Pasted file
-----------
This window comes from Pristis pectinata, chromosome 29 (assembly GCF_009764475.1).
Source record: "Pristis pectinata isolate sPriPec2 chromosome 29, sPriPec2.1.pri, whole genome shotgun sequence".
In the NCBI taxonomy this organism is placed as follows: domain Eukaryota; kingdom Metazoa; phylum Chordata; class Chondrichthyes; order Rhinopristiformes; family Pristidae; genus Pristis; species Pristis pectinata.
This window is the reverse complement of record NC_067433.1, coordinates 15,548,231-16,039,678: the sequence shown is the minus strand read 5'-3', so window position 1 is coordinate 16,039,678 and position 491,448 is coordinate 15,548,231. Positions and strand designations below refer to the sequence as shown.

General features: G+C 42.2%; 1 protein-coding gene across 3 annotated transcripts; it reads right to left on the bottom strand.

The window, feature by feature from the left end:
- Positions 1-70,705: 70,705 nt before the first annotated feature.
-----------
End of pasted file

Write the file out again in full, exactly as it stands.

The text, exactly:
This window comes from Pristis pectinata, chromosome 29 (assembly GCF_009764475.1).
Source record: "Pristis pectinata isolate sPriPec2 chromosome 29, sPriPec2.1.pri, whole genome shotgun sequence".
In the NCBI taxonomy this organism is placed as follows: domain Eukaryota; kingdom Metazoa; phylum Chordata; class Chondrichthyes; order Rhinopristiformes; family Pristidae; genus Pristis; species Pristis pectinata.
This window is the reverse complement of record NC_067433.1, coordinates 15,548,231-16,039,678: the sequence shown is the minus strand read 5'-3', so window position 1 is coordinate 16,039,678 and position 491,448 is coordinate 15,548,231. Positions and strand designations below refer to the sequence as shown.

General features: G+C 42.2%; 1 protein-coding gene across 3 annotated transcripts; it reads right to left on the bottom strand.

The window, feature by feature from the left end:
- Positions 1-70,705: 70,705 nt before the first annotated feature.